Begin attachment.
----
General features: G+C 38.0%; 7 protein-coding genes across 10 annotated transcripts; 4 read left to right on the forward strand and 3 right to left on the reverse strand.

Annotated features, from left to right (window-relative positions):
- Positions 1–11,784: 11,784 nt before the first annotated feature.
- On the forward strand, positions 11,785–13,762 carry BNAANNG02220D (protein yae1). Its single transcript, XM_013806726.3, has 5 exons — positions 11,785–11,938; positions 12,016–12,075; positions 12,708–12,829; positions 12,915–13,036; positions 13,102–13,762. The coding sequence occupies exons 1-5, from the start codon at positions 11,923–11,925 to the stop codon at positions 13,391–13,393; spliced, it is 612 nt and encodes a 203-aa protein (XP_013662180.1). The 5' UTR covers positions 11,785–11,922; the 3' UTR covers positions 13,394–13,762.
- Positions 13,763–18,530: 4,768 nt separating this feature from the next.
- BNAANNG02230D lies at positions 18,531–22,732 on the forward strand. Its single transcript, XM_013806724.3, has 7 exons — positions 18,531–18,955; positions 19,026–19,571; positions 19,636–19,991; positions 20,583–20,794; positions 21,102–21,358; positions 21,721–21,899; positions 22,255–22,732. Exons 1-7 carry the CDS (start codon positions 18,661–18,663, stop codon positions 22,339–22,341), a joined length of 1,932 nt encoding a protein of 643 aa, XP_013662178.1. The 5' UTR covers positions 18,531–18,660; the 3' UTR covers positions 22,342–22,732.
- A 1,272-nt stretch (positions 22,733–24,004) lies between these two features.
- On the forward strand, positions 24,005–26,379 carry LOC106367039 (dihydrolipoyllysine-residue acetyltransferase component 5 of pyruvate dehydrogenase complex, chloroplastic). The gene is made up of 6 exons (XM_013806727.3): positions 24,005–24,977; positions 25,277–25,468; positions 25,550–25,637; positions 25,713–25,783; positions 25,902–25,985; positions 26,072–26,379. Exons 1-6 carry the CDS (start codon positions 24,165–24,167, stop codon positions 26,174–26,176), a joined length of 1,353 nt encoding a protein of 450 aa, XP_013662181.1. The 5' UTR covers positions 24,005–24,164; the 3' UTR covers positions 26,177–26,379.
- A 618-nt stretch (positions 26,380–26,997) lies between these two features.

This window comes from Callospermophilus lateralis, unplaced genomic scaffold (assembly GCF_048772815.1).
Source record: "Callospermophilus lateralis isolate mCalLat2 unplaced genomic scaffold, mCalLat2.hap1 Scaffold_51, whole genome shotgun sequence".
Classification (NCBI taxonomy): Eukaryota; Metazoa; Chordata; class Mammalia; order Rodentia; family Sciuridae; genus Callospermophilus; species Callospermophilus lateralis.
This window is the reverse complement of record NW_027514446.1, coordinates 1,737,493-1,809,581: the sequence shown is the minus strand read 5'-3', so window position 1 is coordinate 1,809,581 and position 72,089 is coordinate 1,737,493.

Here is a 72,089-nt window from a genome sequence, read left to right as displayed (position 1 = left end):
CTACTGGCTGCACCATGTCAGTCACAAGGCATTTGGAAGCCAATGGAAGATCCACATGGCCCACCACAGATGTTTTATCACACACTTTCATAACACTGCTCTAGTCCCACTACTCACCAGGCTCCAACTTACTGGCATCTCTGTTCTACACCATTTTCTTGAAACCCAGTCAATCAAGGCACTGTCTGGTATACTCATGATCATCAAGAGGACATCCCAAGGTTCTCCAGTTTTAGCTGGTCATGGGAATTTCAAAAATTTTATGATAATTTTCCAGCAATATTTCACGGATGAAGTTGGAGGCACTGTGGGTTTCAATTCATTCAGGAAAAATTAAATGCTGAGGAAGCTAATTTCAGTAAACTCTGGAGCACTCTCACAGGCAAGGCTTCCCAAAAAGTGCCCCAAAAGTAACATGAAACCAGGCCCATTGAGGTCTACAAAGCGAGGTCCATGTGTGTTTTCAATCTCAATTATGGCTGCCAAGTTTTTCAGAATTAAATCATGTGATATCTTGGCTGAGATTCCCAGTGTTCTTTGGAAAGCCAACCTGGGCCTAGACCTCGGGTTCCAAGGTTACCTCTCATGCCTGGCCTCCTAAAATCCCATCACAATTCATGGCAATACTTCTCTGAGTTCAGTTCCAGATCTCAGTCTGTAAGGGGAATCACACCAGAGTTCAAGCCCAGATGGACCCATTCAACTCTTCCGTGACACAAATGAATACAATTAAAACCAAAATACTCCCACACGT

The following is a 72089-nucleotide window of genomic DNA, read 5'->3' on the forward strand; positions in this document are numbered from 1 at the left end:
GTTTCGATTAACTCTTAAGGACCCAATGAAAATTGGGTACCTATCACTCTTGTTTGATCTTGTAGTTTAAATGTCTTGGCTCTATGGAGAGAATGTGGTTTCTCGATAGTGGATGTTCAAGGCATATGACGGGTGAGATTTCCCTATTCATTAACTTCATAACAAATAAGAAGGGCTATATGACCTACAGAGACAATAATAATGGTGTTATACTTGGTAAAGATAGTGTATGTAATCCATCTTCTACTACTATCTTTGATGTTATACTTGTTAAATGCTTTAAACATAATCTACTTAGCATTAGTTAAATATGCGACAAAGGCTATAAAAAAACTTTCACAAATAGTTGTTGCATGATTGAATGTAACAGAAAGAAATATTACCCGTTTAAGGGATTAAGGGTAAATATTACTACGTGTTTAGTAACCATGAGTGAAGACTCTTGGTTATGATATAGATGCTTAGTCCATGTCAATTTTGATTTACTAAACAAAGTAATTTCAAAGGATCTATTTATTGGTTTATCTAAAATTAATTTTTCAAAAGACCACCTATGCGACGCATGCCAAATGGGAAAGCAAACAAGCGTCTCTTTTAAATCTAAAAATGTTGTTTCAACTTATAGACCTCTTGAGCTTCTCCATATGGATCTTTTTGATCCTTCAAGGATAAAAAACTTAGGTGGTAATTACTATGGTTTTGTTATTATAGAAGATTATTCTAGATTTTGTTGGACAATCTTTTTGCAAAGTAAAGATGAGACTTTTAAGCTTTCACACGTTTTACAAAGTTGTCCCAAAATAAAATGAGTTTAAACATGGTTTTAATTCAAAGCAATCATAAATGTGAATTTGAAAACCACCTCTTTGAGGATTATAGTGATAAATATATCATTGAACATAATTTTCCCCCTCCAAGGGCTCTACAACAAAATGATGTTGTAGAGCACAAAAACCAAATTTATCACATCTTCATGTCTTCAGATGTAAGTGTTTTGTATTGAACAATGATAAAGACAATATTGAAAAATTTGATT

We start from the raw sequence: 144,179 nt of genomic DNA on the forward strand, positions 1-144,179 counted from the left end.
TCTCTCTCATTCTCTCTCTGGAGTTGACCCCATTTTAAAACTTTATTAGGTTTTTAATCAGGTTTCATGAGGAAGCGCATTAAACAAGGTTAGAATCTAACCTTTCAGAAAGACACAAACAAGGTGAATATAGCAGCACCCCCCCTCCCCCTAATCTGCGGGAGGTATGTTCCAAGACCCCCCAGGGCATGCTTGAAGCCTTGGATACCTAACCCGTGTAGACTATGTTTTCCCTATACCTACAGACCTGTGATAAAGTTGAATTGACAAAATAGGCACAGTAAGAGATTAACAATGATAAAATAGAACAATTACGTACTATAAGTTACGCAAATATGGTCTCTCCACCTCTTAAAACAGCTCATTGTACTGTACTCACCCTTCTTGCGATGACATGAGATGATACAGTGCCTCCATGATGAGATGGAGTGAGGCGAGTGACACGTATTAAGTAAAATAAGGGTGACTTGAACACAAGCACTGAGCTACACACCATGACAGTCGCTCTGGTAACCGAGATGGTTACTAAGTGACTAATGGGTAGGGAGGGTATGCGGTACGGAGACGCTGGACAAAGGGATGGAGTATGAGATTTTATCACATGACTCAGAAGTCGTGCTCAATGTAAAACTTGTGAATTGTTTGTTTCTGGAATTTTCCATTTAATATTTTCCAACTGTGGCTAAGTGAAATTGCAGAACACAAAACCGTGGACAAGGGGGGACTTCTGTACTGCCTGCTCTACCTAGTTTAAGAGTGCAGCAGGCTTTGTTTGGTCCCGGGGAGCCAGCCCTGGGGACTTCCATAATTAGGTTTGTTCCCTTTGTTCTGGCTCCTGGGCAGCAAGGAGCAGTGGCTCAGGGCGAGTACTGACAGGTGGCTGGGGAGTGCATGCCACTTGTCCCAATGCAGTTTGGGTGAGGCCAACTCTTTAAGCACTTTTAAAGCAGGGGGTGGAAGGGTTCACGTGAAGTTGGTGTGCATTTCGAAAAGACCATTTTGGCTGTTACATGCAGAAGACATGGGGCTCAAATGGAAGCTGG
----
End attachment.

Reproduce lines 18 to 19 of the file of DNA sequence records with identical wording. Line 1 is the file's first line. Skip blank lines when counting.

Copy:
We start from the raw sequence: 144,179 nt of genomic DNA on the forward strand, positions 1-144,179 counted from the left end.
TCTCTCTCATTCTCTCTCTGGAGTTGACCCCATTTTAAAACTTTATTAGGTTTTTAATCAGGTTTCATGAGGAAGCGCATTAAACAAGGTTAGAATCTAACCTTTCAGAAAGACACAAACAAGGTGAATATAGCAGCACCCCCCCTCCCCCTAATCTGCGGGAGGTATGTTCCAAGACCCCCCAGGGCATGCTTGAAGCCTTGGATACCTAACCCGTGTAGACTATGTTTTCCCTATACCTACAGACCTGTGATAAAGTTGAATTGACAAAATAGGCACAGTAAGAGATTAACAATGATAAAATAGAACAATTACGTACTATAAGTTACGCAAATATGGTCTCTCCACCTCTTAAAACAGCTCATTGTACTGTACTCACCCTTCTTGCGATGACATGAGATGATACAGTGCCTCCATGATGAGATGGAGTGAGGCGAGTGACACGTATTAAGTAAAATAAGGGTGACTTGAACACAAGCACTGAGCTACACACCATGACAGTCGCTCTGGTAACCGAGATGGTTACTAAGTGACTAATGGGTAGGGAGGGTATGCGGTACGGAGACGCTGGACAAAGGGATGGAGTATGAGATTTTATCACATGACTCAGAAGTCGTGCTCAATGTAAAACTTGTGAATTGTTTGTTTCTGGAATTTTCCATTTAATATTTTCCAACTGTGGCTAAGTGAAATTGCAGAACACAAAACCGTGGACAAGGGGGGACTTCTGTACTGCCTGCTCTACCTAGTTTAAGAGTGCAGCAGGCTTTGTTTGGTCCCGGGGAGCCAGCCCTGGGGACTTCCATAATTAGGTTTGTTCCCTTTGTTCTGGCTCCTGGGCAGCAAGGAGCAGTGGCTCAGGGCGAGTACTGACAGGTGGCTGGGGAGTGCATGCCACTTGTCCCAATGCAGTTTGGGTGAGGCCAACTCTTTAAGCACTTTTAAAGCAGGGGGTGGAAGGGTTCACGTGAAGTTGGTGTGCATTTCGAAAAGACCATTTTGGCTGTTACATGCAGAAGACATGGGGCTCAAATGGAAGCTGG